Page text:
The Economist, founded by opponents of the Corn Laws, was an enthusiastic promoter of this abolitionist movement. A leader in our July 26th issue that year thundered that the granting of patents “excites fraud, stimulates men to run after schemes that may enable them to levy a tax on the public, begets disputes and quarrels betwixt inventors, provokes endless lawsuits [and] bestows rewards on the wrong persons.” In perhaps our first reference to what are now called “patent trolls”, we fretted that “Comprehensive patents are taken out by some parties, for the purpose of stopping inventions, or appropriating the fruits of the inventions of others.”

Arguing that patents “rarely give security to really good inventions” and fail at their job of encouraging innovation by rewarding inventors for their efforts, we backed the abolitionists in a debate over patent reforms then in Parliament. Our knockout argument: most of the wonders of the modern age, from mule-spinning to railways, steamships to gas lamps, seemed to have emerged without the help of patents. If the Industrial Revolution didn’t need them, why have them at all?

Today’s Economist cannot quite, clearly, explicitly, unambiguously call for abolition, despite framing some of the arguments for it, and even though its arguments for mere partial reform are confused and fall flat. Anyone reading these pieces will at first be nodding, “Yes, yes, I see—maybe they are right—time to do away with these government monstrosities”, only to be confronted near the end with a confusing and unpersuasive series of blacksliding arguments to the effect that “despite all these problems with patents, of course we need them in a few areas  these two pieces indicate growing hostility to the idea of intellectual property and growing recognition that patents and IP are incompatible with the free market and property rights.


The “Austrian Economics Center,” which claims to advocate “the ideas of the Austrian School of Economics” and to promote “a free, responsible and prosperous society,” “has joined the Property Rights Alliance (PRA) in an open letter to WIPO Director Dr. Francis Gurry in support of strong protections for all types of IP”.

A letter from Barbara Kolm, the Center’s Director, announcing this, stated:

As we consider free markets and economic growth in Europe we must reflect on the importance of Intellectual Property (IP) rights. We strongly feel IP is key to fostering global innovation, creativity and competitiveness, particularly in today’s knowledge-based economy.

Risk is the lifeblood of creative and innovative economies. IP rights encourage entrepreneurs and creators to push for new advances and contemplate new creations in the face of adversity. Intellectual property is the engine of economic growth and competitiveness, and helps generate breakthrough solutions to global challenges.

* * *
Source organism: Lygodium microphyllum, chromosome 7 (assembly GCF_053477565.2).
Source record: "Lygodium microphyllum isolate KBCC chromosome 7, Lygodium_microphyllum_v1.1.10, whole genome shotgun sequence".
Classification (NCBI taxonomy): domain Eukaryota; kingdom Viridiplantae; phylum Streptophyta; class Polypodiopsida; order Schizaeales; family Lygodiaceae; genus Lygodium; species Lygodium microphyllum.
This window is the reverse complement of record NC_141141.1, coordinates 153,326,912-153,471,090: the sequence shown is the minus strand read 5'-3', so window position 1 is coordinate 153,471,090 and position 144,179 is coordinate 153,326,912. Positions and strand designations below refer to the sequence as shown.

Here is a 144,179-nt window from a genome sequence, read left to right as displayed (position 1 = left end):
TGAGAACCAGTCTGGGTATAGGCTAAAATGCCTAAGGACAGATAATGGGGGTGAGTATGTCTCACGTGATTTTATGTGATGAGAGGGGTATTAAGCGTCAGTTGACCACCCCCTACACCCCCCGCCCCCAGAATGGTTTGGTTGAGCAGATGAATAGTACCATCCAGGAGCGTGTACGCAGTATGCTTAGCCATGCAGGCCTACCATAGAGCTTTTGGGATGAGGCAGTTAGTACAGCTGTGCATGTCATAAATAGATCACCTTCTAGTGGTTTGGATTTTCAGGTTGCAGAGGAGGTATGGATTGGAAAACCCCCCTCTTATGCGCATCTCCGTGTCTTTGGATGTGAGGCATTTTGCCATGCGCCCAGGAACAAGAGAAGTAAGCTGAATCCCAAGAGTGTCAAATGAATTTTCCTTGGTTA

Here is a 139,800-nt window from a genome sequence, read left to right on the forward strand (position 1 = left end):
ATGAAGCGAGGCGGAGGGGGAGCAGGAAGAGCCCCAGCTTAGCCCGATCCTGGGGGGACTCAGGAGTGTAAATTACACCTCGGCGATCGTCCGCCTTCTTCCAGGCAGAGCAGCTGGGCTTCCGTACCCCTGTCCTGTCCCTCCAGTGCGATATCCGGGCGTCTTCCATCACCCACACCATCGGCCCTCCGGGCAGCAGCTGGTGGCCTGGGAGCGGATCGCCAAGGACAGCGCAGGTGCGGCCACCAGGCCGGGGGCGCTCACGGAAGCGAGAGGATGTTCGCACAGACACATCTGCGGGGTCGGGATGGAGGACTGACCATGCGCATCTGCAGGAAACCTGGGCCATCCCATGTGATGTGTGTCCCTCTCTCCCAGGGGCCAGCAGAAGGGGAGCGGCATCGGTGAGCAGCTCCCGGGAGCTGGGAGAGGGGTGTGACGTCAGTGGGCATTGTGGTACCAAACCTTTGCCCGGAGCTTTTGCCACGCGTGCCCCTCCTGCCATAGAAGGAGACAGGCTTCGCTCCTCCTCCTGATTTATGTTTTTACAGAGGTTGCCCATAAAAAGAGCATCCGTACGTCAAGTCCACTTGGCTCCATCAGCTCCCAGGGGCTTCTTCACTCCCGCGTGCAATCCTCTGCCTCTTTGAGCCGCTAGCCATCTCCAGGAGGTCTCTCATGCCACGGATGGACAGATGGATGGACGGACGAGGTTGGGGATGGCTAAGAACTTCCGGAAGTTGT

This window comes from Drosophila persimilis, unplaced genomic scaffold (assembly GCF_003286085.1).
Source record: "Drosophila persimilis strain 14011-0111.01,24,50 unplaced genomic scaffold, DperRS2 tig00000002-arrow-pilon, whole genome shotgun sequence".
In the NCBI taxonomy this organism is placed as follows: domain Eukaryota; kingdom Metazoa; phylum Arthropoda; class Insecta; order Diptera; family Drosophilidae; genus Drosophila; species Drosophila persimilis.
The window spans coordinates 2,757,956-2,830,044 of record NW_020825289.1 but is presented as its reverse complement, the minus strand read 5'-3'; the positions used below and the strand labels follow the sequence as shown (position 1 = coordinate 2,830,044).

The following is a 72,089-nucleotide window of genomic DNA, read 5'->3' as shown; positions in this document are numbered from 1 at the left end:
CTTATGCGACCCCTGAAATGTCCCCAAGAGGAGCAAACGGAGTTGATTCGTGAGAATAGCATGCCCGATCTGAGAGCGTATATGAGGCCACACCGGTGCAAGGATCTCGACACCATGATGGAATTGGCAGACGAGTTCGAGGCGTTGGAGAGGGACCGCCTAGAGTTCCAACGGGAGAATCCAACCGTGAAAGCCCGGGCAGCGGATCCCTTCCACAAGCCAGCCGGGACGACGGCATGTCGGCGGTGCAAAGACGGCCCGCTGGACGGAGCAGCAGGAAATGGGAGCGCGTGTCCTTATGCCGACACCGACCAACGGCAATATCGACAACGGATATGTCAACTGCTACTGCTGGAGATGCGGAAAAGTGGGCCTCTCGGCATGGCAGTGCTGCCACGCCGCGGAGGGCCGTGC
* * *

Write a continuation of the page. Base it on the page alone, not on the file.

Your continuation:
In both the United States and European Union, IP-intensive industries support tens of millions of jobs and contribute trillions of dollars to annual GDP. For example, in the EU alone, IP-intensive jobs contribute to 26% of employment and 39% of GDP. Numerous studies have found that countries with strong IP protection programs have up to 13 times higher GDP than those that do not.

That is why we joined 85 think tanks and institutions globally in signing a letter to global leaders
 that articulates a framework and guidelines regarding intellectual property. As these issues are discussed in various forums around the world, these guidelines will be a helpful resource.

Advanced societies have long understood that by protecting the proprietary rights of artists, authors, entrepreneurs, innovators, and inventors, they are promoting greater public welfare. The continued protection of these fundamental rights is essential to global innovation, creativity and competitiveness.

The comment that “IP-intensive industries support tens of millions of jobs and contribute trillions of dollars to annual GDP” appears to be lifted from a ridiculous “study” by the Commerce Department that is transparently false and flawed—see USPTO/Commerce Dept. Distortions: “IP Contributes $5 Trillion and 40 Million Jobs to Economy”. As for her comment, “Numerous studies have found that countries with strong IP protection programs have up to 13 times higher GDP than those that do not.”—this makes the obvious error of confusing correlation with causation. (See Intellectual Property as a cause of American Prosperity?)

Also signing the letter are other supposed libertarian, free market, liberal, or Austrian groups, such as the F.A. v. Hayek Institute, Austria; Hayek Institute Romania; Ayn Rand Institute Europe (unsurprisingly); Libertarian Club Libek, Serbia; Liberty Forum of Greece; Italian Students for Individual Liberty; The Liberty Institute, India; Digital Liberty, USA; and many others.

To their credit, none of the Mises Institutes that are part of the Mises Global network, nor the Cato Institute, nor the Cobden Centre, signed this letter. Indeed, American groups seem under-represented on this list, perhaps because this letter concerns IP in Europe, and also perhaps because of the growing awareness over here among free market libertarians that IP is monstrous and utterly incompatible with liberal principles.

But it is especially distressing that the soi-disant Austrian groups (the Austrian Economics Center and the two aforementioned Hayek Institutes) are coming out explicitly in favor of IP, despite the fact that many prominent Austrians, such as Bohm-Bahwerk, Mises, Hayek, Rothbard, Kirzner, and Hoppe have expressed extreme skepticism or outright hostility to IP (or to the empirical/utilitarian approach implicitly being advanced here), plus a number of fellow travelers such as Plant, Machlup and Leonard Read. For example, see: